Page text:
Leeann Chin (restaurateur)

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Leeann Chin
Leeann Chin (restaurateur).jpg
Born(1933-02-13)February 13, 1933
DiedMarch 10, 2010(2010-03-10) (aged 77)
Known forLeeann Chin restaurant chain

Leeann Chin (February 13, 1933[1] – March 10, 2010) was a Chinese-born American restaurateur, entrepreneur and businesswoman who founded the Leeann Chin restaurant chain in the Minneapolis metropolitan area, which features her name, in 1980.[2][3][4]

Chin was born in Guangzhou, China, on February 13, 1933.[1] The daughter of a grocery store owner,[4] she worked at her father's store as a cashier, cleaner, stocking clerk and bicycle delivery person.[4] Chin married her husband, Tony, as a teenager and moved to Hong Kong for a few years.[4] In 1956, she immigrated to the United States with her husband[1][3] and settled in Minnesota.[2] Chin worked first as a seamstress at several Minneapolis clothing stores[2] after taking classes to learn how to mend clothes and create wedding dresses.[3]

Chin began selling clothes out of her home in South Minneapolis[4] while she and her husband raised their five children. Her interest in food and restaurants began while she was still running her clothing business from her home. Chin cooked free meals and hosted dinner parties[3] for her customers as a way of thanking them for their business.[2][4] Soon, customers requested that Chin host cooking classes and cater events, according to her daughter, Laura Chin.[2]

Chin opened her eponymous first restaurant, Leeann Chin, at the Bonaventure Mall[3] in Minnetonka, Minnesota in 1980.[2] The restaurant, which was one of the first to offer Cantonese and Szechuan cuisine in the Minneapolis area,[3] initially offered more than 100 menu items,[2] most of which were created and developed by Chin.[3] The first Minnetonka location featured a sit-down dining room and menus embellished with calligraphy.[3] The restaurant proved an immediate success, with some food, which took days to make, selling out quickly.[3] Chin soon converted it into an 80-seat buffet-style eatery to keep up with customer demand.[2]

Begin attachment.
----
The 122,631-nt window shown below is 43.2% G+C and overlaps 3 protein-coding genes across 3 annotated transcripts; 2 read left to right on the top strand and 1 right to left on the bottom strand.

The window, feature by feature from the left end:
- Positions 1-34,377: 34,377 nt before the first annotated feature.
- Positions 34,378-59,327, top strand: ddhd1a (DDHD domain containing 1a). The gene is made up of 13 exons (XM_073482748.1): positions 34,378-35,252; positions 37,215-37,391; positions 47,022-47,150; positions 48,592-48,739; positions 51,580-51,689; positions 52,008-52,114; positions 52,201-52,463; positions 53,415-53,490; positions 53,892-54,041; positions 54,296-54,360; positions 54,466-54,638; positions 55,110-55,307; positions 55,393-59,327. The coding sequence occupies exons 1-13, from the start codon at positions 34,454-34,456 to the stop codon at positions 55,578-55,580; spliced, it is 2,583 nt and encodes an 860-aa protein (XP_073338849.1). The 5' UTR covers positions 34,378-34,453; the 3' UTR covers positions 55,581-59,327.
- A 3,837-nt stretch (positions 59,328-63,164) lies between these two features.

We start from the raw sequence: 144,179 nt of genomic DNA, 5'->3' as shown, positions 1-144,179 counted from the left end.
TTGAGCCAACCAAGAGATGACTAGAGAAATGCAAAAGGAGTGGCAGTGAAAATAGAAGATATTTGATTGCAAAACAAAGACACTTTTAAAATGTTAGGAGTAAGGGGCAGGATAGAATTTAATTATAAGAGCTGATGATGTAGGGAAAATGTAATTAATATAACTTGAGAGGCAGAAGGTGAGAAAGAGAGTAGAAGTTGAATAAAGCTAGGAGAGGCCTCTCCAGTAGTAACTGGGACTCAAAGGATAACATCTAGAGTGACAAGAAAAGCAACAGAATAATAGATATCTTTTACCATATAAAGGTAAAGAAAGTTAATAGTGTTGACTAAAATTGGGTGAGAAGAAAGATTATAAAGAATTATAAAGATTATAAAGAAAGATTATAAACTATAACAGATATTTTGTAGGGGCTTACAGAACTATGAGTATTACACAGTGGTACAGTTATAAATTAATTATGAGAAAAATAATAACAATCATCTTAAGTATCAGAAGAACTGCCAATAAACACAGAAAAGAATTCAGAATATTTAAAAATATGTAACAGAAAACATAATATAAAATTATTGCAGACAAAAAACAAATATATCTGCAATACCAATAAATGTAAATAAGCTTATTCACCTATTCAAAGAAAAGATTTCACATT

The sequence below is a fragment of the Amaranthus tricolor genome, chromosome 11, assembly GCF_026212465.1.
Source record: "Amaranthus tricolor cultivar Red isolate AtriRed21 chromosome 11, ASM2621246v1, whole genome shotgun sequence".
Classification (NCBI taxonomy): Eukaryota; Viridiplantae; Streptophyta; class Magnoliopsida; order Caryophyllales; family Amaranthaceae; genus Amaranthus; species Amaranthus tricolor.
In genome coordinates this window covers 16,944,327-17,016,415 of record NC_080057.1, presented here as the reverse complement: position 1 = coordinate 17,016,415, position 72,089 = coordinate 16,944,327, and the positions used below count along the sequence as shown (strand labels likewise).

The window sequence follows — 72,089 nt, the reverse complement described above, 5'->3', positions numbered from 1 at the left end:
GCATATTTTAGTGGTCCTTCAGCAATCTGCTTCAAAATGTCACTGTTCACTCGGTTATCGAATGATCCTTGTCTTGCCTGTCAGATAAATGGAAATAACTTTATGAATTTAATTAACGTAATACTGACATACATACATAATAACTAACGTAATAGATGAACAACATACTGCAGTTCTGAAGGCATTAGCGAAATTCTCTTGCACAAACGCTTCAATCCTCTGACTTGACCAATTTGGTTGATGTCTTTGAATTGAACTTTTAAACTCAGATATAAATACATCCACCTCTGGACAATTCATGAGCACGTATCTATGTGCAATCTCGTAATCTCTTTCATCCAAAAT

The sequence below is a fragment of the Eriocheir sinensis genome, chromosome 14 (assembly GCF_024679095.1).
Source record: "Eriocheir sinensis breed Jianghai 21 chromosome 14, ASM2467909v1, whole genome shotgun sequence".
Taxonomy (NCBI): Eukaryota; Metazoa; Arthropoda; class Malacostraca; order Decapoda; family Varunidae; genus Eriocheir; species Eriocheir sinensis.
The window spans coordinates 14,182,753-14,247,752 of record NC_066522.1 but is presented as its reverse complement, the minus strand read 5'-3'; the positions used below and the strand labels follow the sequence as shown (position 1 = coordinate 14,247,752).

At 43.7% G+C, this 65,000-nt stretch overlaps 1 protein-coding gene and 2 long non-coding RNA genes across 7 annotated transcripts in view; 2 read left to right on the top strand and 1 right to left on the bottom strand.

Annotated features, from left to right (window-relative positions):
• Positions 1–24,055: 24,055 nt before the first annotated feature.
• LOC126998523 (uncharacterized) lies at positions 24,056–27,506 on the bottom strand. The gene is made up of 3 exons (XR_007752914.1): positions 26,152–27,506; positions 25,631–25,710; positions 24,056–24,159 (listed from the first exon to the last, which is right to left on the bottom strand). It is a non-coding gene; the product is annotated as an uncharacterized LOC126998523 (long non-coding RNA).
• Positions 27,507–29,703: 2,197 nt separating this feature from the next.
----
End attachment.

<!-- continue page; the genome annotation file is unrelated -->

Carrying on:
Chin opened her second location in the Saint Paul Union Depot in downtown Saint Paul, Minnesota in 1984,[2] while a third Leeann Chin restaurant opened at the International Design Center in Minneapolis that same year.[3] Another location, which also opened in 1984 in downtown Minneapolis served more than 1,000 customers on an average business day.[3]

In 1985, Chin, who had run the day-to-day operations, sold the rights to her name and her restaurants to General Mills.[2][3] Chin regained the ownership of her business in 1988.[3] By the time Chin left the business in the late 1990s, the Leeann Chin chain had become a Chinese fast food operation.[2] Smaller take-out locations were set up inside Byerly's grocery stores.[3] Chin retired in 1999.[3] The Leeann Chin chain now had more than 40 locations, mostly in the Minneapolis – Saint Paul area, as of 2010.[2]

Chin continued to teach cooking during her life. She hosted a cooking show on PBS and authored three cookbooks on Chinese cuisine.[1] Chin moved to the state of Washington and resided on Bainbridge Island.[1]

Leeann Chin died from complications of liver cancer on March 10, 2010, in Seattle, Washington, aged 77.[1][2] She was survived by her five children - Linda, Bill, Laura, Jean and Katie - and 11 grandchildren - Siu Ping, Dai Wai, Wai Lee, Rutledge, Logan, Katie, Griffin, Evan, Kyla, Dylan and Becca.[1][2] Her husband, Tony, died in 1994.[1]


  1. ^ a b c d e f g h "Leeann Chin, 77". Kitsap Sun. 2010-03-17. Archived from the original on 2012-02-24. Retrieved 2010-03-22.
  2. ^ a b c d e f g h i j k l m n Dunbar, Elizabeth (2010-03-12). "Chinese restaurant founder Leeann Chin dies". Minnesota Public Radio. Retrieved 2010-03-22.
  3. ^ a b c d e f g h i j k l m n o Harlow, Tim (2010-03-12). "Leeann Chin, woman behind a Chinese food empire, dies at 77". Star Tribune. Retrieved 2010-03-23.
  4. ^ a b c d e f Vezner, Tad (2010-03-13). "Leeann Chin, 77: She turned gesture of thanks into a chain of restaurants". St. Paul Pioneer Press. Retrieved 2010-03-23.